Glycosylation, the post-translational modification of a protein, lipid, or nucleic acid with specific carbohydrate chains, is a widespread phenomenon in biology. The two most common forms are N– and O-glycosylation, and the glycans can have significant effects on the properties of the biomolecule. Analysis of glycans is typically done through glycan removal or trimming using endo and/or exo-glycosidases, followed by downstream assays.
Lectenz Bio offers a suite of glycan processing enzymes. These include enzymes PNGase F, PNGase F-II, α2,3 Sialidase, and O-GlcNAcase.
Glycan Processing Enzymes
|4,000 units; 20,000 units
|Cleaves N-linked glycans without core α1,3 fucose
|Cleaves N-linked glycans with or without core fucose, both α1,6 and α1,3
|Cleaves terminal α2,3-linked sialic acid
|Cleaves O-linked β-N-Acetylglucosamine (GlcNAc)
|Cleaves the peptide bond between a glutamine and a glycine or serine of the consensus sequence ENLYFQ▲G/S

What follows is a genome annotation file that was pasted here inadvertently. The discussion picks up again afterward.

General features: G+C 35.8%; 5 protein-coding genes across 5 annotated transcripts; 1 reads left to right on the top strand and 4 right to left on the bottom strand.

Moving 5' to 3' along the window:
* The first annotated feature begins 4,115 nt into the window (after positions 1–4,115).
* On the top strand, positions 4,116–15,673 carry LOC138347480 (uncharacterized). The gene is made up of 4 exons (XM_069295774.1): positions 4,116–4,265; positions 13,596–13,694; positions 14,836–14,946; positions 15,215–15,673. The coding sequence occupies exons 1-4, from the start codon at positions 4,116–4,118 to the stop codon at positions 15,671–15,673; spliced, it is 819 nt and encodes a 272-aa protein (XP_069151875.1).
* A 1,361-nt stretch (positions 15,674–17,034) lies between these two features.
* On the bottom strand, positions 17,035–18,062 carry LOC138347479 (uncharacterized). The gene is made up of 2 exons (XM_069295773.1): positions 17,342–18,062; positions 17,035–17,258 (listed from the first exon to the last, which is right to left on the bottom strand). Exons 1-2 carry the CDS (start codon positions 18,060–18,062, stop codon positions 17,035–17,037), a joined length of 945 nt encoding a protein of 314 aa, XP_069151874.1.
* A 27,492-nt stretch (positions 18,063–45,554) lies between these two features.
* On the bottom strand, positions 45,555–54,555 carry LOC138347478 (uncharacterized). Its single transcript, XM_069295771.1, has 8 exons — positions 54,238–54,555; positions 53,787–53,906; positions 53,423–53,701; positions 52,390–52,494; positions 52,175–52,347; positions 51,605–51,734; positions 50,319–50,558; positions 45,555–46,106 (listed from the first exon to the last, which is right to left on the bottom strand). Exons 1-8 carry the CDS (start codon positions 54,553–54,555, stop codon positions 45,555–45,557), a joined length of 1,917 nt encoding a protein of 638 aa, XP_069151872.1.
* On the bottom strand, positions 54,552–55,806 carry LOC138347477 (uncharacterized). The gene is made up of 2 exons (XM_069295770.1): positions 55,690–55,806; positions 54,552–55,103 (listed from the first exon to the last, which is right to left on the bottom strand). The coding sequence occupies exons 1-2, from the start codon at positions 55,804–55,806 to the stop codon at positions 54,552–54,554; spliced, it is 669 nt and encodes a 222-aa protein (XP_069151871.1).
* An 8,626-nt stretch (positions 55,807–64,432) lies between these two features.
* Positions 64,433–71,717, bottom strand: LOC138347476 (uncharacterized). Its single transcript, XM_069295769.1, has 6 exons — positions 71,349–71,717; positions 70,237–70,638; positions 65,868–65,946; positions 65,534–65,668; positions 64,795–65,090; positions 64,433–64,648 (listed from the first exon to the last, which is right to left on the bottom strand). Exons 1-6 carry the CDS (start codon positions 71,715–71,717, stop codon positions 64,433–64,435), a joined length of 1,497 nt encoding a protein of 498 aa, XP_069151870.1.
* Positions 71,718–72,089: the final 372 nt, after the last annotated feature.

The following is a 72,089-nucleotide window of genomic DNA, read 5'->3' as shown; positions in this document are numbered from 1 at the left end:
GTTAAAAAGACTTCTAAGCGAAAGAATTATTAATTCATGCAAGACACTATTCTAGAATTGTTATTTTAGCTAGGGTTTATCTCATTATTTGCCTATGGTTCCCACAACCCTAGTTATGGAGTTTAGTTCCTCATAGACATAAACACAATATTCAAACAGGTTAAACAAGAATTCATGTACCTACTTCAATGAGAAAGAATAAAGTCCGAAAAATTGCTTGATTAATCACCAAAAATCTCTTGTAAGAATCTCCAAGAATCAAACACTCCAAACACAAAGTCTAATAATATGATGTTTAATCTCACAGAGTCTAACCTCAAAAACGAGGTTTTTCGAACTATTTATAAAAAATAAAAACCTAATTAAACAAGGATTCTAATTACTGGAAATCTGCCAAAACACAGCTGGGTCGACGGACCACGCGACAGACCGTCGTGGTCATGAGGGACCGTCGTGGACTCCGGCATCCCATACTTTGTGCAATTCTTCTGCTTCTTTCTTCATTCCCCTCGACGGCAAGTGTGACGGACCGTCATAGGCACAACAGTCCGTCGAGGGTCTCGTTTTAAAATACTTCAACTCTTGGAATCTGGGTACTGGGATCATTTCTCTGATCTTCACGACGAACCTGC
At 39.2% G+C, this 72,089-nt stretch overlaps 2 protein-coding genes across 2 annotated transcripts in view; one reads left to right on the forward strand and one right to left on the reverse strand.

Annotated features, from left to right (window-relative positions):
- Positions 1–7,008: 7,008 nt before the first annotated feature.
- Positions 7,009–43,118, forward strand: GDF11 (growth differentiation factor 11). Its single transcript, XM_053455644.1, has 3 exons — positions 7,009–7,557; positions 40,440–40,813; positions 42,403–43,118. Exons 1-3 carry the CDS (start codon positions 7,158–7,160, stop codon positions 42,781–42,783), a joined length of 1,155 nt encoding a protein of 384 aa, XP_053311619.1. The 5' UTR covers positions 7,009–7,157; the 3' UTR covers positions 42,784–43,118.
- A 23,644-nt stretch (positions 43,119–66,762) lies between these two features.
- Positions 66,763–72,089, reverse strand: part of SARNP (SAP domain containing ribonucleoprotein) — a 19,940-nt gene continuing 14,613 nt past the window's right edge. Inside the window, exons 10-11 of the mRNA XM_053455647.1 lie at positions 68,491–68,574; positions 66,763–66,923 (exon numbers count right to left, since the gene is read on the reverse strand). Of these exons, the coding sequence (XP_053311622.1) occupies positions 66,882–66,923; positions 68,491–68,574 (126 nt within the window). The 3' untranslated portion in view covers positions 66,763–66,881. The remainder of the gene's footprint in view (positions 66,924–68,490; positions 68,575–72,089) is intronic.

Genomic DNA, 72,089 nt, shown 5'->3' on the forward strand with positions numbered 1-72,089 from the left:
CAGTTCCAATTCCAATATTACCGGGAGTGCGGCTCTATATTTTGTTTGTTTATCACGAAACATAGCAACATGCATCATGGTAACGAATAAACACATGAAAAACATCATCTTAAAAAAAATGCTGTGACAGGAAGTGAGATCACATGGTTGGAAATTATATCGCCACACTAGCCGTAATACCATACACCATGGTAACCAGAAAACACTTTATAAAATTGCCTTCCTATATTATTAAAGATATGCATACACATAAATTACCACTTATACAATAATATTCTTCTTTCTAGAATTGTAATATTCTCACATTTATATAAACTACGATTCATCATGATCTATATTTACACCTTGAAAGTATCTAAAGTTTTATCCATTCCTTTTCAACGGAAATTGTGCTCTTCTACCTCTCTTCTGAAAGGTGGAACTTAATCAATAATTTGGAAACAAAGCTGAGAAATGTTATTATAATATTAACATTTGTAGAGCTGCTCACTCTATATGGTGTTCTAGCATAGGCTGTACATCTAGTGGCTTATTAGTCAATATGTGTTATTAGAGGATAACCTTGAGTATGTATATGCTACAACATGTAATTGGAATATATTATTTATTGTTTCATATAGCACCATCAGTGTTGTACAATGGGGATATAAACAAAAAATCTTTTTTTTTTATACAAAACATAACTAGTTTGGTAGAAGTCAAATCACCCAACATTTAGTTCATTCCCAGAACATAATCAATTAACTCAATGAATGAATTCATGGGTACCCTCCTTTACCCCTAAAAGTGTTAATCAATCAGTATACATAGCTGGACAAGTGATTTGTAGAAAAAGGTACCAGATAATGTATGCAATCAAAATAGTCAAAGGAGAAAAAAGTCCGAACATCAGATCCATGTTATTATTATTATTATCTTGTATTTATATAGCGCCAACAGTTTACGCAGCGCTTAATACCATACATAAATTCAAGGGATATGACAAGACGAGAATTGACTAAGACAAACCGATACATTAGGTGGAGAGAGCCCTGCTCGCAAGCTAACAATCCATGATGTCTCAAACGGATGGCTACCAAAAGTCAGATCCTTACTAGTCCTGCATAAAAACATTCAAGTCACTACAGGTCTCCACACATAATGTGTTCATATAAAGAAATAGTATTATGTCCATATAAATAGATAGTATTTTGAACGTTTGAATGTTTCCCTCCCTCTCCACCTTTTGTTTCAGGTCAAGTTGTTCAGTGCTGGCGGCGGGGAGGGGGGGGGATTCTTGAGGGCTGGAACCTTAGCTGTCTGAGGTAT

|Cleaves α1,2/3/4/6-linked fucose at high temperature
|Cleaves terminal sialic acid
|Cleaves N-linked glycans from IgG heavy chain
|Cleaves terminal β1,3-linked galactose
|Cleaves terminal α1,3-linked mannose
Glycoproteins digested with Lectenz Bio PNGase F or PNGase F-II. A. PNGase F is commonly used to cleave N-glycans from mammalian proteins with or without α1,6-core fucosylation, such as bovine ribonuclease B (RNase B). B. PNGase F-II can also cleave RNase B, as well as α1,3-core fucosylated N-glycans from insect or plant proteins, such as horseradish peroxidase (HRP).